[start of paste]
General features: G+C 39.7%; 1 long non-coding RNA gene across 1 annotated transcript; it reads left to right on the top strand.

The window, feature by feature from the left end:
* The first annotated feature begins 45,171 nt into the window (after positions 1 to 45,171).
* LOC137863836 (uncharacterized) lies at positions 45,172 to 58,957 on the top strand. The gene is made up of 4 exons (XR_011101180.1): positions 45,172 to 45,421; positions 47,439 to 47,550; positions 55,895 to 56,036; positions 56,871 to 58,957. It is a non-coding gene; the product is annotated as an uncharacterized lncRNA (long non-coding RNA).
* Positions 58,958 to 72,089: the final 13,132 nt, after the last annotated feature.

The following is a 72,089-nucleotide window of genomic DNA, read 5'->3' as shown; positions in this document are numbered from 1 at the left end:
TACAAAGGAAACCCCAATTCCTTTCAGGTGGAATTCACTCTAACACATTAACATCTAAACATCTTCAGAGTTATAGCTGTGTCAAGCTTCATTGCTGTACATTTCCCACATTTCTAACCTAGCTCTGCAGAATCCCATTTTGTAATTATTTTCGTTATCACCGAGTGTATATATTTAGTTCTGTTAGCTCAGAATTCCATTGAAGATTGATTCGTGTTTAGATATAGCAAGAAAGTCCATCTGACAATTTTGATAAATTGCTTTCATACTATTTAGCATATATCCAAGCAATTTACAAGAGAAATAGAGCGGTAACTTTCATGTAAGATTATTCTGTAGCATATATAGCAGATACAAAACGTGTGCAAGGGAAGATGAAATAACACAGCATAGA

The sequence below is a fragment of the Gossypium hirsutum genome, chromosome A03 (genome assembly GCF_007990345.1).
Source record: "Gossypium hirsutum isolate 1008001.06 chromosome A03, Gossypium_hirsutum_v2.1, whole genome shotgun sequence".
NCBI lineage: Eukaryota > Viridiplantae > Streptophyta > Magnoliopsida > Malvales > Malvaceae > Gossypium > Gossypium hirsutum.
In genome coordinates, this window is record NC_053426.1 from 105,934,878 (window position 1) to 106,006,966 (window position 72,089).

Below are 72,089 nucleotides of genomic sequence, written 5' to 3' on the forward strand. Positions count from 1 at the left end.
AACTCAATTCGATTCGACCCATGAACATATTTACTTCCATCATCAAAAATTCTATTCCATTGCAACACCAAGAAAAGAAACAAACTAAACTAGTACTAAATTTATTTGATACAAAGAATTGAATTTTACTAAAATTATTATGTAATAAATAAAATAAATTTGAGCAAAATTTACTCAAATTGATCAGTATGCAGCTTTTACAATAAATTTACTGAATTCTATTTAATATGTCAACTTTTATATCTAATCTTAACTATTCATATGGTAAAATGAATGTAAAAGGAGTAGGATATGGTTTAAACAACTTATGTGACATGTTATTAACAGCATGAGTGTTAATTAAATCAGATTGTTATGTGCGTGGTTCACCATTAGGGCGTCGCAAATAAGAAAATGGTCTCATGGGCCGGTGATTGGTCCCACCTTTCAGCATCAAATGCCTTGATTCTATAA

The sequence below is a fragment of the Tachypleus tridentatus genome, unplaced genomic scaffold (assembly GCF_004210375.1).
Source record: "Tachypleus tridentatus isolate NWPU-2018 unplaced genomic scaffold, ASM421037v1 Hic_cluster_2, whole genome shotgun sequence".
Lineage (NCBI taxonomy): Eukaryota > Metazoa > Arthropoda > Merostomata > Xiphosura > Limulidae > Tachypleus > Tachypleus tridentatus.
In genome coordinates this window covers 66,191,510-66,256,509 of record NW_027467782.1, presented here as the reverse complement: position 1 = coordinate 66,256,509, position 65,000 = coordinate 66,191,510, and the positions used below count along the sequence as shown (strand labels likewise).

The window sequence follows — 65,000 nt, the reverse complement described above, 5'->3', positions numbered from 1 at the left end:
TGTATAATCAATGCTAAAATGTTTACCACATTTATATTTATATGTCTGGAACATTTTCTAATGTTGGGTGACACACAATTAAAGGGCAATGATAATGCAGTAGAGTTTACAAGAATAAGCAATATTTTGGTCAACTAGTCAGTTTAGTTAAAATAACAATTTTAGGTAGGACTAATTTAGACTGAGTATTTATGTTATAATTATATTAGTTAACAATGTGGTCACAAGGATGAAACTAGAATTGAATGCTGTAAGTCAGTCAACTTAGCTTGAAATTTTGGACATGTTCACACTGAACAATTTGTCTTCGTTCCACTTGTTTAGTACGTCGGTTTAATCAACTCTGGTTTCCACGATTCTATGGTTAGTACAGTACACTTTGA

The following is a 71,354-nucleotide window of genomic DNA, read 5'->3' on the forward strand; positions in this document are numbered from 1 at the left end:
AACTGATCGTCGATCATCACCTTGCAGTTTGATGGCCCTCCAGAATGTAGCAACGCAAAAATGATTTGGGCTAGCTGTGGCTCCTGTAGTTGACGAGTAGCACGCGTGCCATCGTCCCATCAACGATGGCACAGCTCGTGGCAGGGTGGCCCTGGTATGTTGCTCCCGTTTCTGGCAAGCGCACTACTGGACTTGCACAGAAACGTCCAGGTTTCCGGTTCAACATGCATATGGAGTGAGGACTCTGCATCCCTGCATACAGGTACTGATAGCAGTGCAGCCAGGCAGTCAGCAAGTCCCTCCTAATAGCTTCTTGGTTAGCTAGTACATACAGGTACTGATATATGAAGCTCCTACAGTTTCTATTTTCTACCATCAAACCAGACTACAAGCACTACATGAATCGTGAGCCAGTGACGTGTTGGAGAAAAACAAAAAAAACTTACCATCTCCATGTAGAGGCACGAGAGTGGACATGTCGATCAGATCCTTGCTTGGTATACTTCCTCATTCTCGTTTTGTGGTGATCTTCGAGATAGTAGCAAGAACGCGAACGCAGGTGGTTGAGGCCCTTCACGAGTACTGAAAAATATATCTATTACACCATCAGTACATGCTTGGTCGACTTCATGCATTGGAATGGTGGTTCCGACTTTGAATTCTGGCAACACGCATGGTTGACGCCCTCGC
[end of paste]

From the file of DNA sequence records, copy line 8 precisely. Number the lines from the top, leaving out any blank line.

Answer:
The sequence below is a fragment of the Gossypium hirsutum genome, chromosome A03 (genome assembly GCF_007990345.1).